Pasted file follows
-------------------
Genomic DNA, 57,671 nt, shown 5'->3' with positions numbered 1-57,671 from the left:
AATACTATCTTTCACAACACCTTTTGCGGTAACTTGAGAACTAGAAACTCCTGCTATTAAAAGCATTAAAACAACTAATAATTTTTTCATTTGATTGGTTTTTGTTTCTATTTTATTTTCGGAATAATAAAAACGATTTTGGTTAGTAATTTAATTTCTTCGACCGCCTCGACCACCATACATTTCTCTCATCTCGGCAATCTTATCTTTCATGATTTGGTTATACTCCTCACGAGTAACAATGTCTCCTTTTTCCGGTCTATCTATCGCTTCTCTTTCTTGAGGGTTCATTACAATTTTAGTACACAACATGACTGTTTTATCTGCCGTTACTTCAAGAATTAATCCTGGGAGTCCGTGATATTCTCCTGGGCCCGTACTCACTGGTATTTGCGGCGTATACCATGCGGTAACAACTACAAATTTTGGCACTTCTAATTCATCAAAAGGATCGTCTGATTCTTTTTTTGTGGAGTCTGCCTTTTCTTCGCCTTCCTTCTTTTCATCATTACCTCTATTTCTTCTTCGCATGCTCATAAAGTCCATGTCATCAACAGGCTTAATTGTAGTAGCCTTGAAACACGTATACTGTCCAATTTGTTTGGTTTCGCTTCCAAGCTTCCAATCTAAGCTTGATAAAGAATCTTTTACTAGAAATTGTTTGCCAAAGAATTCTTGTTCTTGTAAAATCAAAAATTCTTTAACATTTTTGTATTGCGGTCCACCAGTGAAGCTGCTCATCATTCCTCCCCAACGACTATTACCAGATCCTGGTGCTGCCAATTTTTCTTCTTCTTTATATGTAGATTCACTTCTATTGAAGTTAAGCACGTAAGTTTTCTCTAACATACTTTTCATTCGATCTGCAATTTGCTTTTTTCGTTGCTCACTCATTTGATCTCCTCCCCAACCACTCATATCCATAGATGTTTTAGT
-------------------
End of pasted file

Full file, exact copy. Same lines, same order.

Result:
Genomic DNA, 57,671 nt, shown 5'->3' with positions numbered 1-57,671 from the left:
AATACTATCTTTCACAACACCTTTTGCGGTAACTTGAGAACTAGAAACTCCTGCTATTAAAAGCATTAAAACAACTAATAATTTTTTCATTTGATTGGTTTTTGTTTCTATTTTATTTTCGGAATAATAAAAACGATTTTGGTTAGTAATTTAATTTCTTCGACCGCCTCGACCACCATACATTTCTCTCATCTCGGCAATCTTATCTTTCATGATTTGGTTATACTCCTCACGAGTAACAATGTCTCCTTTTTCCGGTCTATCTATCGCTTCTCTTTCTTGAGGGTTCATTACAATTTTAGTACACAACATGACTGTTTTATCTGCCGTTACTTCAAGAATTAATCCTGGGAGTCCGTGATATTCTCCTGGGCCCGTACTCACTGGTATTTGCGGCGTATACCATGCGGTAACAACTACAAATTTTGGCACTTCTAATTCATCAAAAGGATCGTCTGATTCTTTTTTTGTGGAGTCTGCCTTTTCTTCGCCTTCCTTCTTTTCATCATTACCTCTATTTCTTCTTCGCATGCTCATAAAGTCCATGTCATCAACAGGCTTAATTGTAGTAGCCTTGAAACACGTATACTGTCCAATTTGTTTGGTTTCGCTTCCAAGCTTCCAATCTAAGCTTGATAAAGAATCTTTTACTAGAAATTGTTTGCCAAAGAATTCTTGTTCTTGTAAAATCAAAAATTCTTTAACATTTTTGTATTGCGGTCCACCAGTGAAGCTGCTCATCATTCCTCCCCAACGACTATTACCAGATCCTGGTGCTGCCAATTTTTCTTCTTCTTTATATGTAGATTCACTTCTATTGAAGTTAAGCACGTAAGTTTTCTCTAACATACTTTTCATTCGATCTGCAATTTGCTTTTTTCGTTGCTCACTCATTTGATCTCCTCCCCAACCACTCATATCCATAGATGTTTTAGT